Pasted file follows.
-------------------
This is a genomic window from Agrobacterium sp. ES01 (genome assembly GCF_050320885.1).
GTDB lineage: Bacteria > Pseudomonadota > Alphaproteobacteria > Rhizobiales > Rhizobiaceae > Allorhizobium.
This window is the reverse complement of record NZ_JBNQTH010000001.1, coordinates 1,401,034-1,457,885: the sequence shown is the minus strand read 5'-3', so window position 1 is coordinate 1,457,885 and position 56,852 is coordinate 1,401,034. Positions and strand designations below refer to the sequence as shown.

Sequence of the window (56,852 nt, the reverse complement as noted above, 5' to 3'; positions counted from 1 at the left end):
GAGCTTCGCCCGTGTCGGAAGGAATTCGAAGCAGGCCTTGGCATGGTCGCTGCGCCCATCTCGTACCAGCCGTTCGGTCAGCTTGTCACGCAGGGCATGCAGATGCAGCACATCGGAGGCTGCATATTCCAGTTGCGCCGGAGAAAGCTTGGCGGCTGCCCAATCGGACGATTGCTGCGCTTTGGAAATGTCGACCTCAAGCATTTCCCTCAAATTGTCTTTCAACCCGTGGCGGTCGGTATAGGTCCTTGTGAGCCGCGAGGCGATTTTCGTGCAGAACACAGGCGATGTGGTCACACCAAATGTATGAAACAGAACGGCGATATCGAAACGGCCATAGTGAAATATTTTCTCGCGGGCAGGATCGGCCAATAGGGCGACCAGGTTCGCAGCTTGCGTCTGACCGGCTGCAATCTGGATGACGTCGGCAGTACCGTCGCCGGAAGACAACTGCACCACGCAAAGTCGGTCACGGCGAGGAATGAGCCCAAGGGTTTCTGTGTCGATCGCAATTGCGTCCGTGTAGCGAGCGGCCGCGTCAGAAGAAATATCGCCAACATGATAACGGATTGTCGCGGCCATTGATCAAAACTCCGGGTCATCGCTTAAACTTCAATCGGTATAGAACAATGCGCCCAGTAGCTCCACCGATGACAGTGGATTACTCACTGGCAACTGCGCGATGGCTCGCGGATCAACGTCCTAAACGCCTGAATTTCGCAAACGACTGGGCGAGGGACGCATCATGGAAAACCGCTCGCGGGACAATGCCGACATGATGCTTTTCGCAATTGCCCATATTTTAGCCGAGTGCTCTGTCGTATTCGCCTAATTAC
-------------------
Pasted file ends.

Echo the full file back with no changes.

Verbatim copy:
This is a genomic window from Agrobacterium sp. ES01 (genome assembly GCF_050320885.1).
GTDB lineage: Bacteria > Pseudomonadota > Alphaproteobacteria > Rhizobiales > Rhizobiaceae > Allorhizobium.
This window is the reverse complement of record NZ_JBNQTH010000001.1, coordinates 1,401,034-1,457,885: the sequence shown is the minus strand read 5'-3', so window position 1 is coordinate 1,457,885 and position 56,852 is coordinate 1,401,034. Positions and strand designations below refer to the sequence as shown.

Sequence of the window (56,852 nt, the reverse complement as noted above, 5' to 3'; positions counted from 1 at the left end):
GAGCTTCGCCCGTGTCGGAAGGAATTCGAAGCAGGCCTTGGCATGGTCGCTGCGCCCATCTCGTACCAGCCGTTCGGTCAGCTTGTCACGCAGGGCATGCAGATGCAGCACATCGGAGGCTGCATATTCCAGTTGCGCCGGAGAAAGCTTGGCGGCTGCCCAATCGGACGATTGCTGCGCTTTGGAAATGTCGACCTCAAGCATTTCCCTCAAATTGTCTTTCAACCCGTGGCGGTCGGTATAGGTCCTTGTGAGCCGCGAGGCGATTTTCGTGCAGAACACAGGCGATGTGGTCACACCAAATGTATGAAACAGAACGGCGATATCGAAACGGCCATAGTGAAATATTTTCTCGCGGGCAGGATCGGCCAATAGGGCGACCAGGTTCGCAGCTTGCGTCTGACCGGCTGCAATCTGGATGACGTCGGCAGTACCGTCGCCGGAAGACAACTGCACCACGCAAAGTCGGTCACGGCGAGGAATGAGCCCAAGGGTTTCTGTGTCGATCGCAATTGCGTCCGTGTAGCGAGCGGCCGCGTCAGAAGAAATATCGCCAACATGATAACGGATTGTCGCGGCCATTGATCAAAACTCCGGGTCATCGCTTAAACTTCAATCGGTATAGAACAATGCGCCCAGTAGCTCCACCGATGACAGTGGATTACTCACTGGCAACTGCGCGATGGCTCGCGGATCAACGTCCTAAACGCCTGAATTTCGCAAACGACTGGGCGAGGGACGCATCATGGAAAACCGCTCGCGGGACAATGCCGACATGATGCTTTTCGCAATTGCCCATATTTTAGCCGAGTGCTCTGTCGTATTCGCCTAATTAC